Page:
Example: LK Fabric early test sceneBy
Since LK Fabric is out I dug up one of the early test scenes we used on Nike “Evolution” at Royale in which we developed some of the techniques we used to get various looks. This setup is very basic but covers some of the key tricks for getting a natural result and was used as a starting point for a number of shots.
I have replaced the original many-versions-old compounds with ones from Leonard’s public release, and have also left in a few “helper” compounds I built which weren’t part of his official release. I then removed everything superfulous to the basic effect and commented the resulting ICE tree throughout. Any typos or misspellings are entirely my fault. :D
The actual setup is very simple.
This scene demonstrates:
- A basic setup of a single evolving swatch of fabric, with the most basic pattern and the modifiers we used most often.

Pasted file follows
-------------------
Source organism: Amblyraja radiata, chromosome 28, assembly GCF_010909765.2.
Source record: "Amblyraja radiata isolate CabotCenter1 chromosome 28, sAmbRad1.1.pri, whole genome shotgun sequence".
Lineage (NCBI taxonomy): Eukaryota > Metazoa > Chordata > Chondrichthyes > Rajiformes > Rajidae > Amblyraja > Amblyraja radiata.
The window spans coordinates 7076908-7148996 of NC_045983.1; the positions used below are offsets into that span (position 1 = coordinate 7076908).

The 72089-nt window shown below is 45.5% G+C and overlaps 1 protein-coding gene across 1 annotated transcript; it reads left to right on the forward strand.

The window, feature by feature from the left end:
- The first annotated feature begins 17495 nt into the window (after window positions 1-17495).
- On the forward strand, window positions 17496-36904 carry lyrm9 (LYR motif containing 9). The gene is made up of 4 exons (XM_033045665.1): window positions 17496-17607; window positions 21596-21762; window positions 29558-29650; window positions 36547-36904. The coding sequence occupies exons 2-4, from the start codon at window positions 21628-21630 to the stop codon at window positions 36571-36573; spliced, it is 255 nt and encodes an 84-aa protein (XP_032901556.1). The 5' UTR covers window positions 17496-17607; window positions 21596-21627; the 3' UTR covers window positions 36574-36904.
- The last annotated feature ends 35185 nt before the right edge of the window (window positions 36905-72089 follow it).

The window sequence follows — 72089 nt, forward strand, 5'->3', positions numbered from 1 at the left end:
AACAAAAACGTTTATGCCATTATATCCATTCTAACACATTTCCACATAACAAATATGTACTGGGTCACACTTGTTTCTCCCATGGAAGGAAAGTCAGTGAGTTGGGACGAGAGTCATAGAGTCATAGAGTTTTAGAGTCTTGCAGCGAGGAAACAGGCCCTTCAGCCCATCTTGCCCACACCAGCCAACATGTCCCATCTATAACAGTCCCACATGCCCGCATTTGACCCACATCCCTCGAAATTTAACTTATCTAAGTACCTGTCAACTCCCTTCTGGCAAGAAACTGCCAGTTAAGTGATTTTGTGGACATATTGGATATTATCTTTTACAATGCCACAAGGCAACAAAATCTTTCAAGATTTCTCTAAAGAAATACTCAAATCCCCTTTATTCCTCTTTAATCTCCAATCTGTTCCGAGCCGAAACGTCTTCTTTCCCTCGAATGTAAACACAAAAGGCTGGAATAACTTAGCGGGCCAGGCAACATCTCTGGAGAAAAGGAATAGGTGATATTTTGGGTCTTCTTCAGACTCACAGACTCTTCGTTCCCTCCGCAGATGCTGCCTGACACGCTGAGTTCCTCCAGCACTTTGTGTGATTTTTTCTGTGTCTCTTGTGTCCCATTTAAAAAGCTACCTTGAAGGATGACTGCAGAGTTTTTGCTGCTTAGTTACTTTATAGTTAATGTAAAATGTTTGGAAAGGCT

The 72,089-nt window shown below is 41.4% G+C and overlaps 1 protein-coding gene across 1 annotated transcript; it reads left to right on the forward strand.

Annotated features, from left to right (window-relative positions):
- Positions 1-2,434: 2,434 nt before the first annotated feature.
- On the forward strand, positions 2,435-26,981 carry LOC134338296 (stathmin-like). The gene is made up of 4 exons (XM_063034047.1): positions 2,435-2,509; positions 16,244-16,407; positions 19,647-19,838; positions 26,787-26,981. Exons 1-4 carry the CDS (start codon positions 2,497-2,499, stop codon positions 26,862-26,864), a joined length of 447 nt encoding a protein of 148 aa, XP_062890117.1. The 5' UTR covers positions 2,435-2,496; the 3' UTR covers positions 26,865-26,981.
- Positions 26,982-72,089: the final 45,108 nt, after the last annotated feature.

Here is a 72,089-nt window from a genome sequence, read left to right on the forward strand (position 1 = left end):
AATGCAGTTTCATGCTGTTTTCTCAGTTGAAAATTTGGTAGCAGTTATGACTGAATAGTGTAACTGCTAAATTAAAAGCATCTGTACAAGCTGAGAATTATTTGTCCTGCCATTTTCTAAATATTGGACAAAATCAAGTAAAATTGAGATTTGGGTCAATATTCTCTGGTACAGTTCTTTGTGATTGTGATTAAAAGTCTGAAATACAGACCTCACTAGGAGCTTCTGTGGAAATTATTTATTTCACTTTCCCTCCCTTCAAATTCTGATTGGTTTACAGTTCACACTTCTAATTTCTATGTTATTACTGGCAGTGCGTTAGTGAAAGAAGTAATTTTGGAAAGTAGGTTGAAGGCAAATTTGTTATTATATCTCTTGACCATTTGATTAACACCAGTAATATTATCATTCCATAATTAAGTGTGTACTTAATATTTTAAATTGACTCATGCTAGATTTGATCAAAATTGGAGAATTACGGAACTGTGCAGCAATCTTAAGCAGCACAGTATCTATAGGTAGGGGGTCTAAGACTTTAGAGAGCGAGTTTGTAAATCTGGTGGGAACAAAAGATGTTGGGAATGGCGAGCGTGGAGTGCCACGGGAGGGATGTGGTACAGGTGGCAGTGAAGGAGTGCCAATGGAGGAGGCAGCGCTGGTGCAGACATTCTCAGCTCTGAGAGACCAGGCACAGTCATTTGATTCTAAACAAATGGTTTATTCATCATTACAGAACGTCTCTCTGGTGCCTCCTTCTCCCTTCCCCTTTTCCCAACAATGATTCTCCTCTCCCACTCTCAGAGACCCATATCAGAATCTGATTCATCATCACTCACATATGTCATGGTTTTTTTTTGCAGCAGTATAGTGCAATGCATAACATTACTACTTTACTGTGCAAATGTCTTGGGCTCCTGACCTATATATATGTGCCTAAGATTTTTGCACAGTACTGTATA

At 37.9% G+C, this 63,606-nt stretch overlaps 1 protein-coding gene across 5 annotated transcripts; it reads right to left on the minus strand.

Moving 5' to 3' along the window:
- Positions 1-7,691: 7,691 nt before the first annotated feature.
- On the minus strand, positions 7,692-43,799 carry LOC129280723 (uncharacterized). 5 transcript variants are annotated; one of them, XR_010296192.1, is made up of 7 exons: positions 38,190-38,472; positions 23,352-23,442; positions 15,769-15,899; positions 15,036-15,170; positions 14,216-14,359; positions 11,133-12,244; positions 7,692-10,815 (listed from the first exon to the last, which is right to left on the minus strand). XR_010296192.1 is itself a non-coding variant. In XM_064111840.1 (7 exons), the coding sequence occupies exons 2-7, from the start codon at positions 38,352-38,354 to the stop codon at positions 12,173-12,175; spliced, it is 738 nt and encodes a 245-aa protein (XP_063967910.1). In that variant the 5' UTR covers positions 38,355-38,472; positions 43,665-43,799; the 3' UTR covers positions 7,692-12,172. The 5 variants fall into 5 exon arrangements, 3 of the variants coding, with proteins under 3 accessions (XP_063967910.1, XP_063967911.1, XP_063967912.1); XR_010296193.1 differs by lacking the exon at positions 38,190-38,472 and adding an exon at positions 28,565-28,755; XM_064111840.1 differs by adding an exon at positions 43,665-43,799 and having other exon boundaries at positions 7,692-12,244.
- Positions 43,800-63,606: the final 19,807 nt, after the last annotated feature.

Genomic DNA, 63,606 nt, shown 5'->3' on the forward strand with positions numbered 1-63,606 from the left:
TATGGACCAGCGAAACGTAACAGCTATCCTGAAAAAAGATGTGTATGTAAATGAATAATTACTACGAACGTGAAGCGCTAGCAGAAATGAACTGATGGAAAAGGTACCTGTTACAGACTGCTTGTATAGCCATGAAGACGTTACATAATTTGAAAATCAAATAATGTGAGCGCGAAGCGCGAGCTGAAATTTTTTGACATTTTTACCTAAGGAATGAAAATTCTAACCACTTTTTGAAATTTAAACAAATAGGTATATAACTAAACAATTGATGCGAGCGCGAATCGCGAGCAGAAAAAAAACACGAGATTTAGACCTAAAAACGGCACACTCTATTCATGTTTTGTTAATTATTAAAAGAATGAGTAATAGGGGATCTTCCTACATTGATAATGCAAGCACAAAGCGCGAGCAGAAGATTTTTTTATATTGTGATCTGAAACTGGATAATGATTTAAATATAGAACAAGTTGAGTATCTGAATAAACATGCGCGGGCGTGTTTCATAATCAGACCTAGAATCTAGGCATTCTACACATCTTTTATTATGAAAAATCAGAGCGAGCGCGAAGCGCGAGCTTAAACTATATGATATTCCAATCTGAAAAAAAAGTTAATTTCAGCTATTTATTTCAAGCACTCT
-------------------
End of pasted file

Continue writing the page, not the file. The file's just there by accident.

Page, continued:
- Using the “slide profile over U/V” compound and other techniques to shape the leading edge of fabric growth.
- Using the “offset” core parameter to make the leading strands animate and form a shape for the thread tips.
- Using a second ICE “post” effect to add per-strand variance and “frizz” effects.
The early tests like this were pretty chaotic, we knew the system did a good job of creating a “perfect” weave so we were pushing in the other direction and adding ways to create chaos and randomness.
Ironically despite the first briefs being focused on “organic” and “evolving” concepts the client spent much of the latter half of the job dialing in a more out-of-box mechanical look… that’s the way it goes sometimes. But this means there is a lot of capability which hasn’t been seen yet. I’d love to see some people use some of the per-strand and per-thread modifiers, and the capability to create patterns beyond the basic “canvas,” to create a more organic, aggressive look.
Here’s the file (Softimage 2013 scene file, ~0.6mb): LKFabric_AMexample1